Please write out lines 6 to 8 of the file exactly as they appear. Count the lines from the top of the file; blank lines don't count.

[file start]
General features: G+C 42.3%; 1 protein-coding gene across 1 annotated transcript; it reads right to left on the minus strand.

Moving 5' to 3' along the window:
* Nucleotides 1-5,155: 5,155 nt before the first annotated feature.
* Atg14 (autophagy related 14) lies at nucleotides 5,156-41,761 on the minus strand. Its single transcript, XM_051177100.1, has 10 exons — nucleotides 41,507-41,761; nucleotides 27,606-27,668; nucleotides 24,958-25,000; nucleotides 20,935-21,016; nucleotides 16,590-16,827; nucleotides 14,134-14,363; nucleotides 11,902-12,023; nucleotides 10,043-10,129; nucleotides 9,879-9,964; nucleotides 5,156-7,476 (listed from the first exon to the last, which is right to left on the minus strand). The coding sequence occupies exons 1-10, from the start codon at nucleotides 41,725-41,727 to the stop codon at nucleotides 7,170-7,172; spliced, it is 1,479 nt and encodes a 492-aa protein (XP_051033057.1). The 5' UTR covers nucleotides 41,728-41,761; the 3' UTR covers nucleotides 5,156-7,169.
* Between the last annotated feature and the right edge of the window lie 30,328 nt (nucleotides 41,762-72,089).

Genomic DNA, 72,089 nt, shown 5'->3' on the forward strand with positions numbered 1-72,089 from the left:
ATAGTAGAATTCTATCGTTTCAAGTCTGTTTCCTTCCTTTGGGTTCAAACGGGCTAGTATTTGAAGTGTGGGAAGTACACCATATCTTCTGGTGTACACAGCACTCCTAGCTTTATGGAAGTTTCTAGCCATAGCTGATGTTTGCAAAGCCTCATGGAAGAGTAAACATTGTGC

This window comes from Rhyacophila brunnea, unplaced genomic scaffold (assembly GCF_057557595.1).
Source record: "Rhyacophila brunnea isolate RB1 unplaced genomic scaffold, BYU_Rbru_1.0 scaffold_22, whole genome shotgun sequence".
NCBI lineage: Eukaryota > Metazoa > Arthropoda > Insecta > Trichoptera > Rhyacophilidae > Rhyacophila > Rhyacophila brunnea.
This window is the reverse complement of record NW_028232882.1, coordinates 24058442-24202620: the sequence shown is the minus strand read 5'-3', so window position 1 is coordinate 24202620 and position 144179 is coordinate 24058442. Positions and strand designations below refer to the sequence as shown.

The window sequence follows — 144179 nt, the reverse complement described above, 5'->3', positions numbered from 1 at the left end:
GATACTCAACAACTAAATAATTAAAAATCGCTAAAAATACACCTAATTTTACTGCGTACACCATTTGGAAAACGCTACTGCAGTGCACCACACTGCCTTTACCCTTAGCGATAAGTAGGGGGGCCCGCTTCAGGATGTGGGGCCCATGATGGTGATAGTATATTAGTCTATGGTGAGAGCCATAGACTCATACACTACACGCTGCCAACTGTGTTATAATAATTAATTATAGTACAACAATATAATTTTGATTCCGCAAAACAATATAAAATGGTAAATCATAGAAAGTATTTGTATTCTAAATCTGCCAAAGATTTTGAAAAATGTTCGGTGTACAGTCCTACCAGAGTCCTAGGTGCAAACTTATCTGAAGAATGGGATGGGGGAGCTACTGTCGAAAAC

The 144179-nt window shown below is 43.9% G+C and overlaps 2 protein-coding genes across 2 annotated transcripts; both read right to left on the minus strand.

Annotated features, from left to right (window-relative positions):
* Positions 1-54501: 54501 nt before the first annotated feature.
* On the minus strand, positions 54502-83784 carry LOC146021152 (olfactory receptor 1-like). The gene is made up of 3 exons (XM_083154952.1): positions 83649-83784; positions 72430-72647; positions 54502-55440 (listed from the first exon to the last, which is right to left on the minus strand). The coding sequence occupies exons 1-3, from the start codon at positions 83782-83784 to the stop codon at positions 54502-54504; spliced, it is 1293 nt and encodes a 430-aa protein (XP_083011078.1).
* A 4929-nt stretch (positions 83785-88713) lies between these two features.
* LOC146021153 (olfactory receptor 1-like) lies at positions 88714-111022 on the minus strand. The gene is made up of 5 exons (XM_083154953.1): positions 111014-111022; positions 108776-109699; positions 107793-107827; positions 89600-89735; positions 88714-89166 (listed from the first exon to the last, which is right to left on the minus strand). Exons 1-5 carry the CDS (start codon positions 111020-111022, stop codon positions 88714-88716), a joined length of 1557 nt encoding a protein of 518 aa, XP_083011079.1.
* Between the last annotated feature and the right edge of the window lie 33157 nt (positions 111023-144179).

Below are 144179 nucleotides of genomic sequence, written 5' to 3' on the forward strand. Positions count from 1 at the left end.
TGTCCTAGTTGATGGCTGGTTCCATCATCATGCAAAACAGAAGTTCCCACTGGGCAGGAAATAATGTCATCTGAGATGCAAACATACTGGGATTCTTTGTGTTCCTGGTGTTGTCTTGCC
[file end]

Genomic DNA, 72,089 nt, shown 5'->3' on the forward strand with positions numbered 1-72,089 from the left:
ATAGTAGAATTCTATCGTTTCAAGTCTGTTTCCTTCCTTTGGGTTCAAACGGGCTAGTATTTGAAGTGTGGGAAGTACACCATATCTTCTGGTGTACACAGCACTCCTAGCTTTATGGAAGTTTCTAGCCATAGCTGATGTTTGCAAAGCCTCATGGAAGAGTAAACATTGTGC

This window comes from Rhyacophila brunnea, unplaced genomic scaffold (assembly GCF_057557595.1).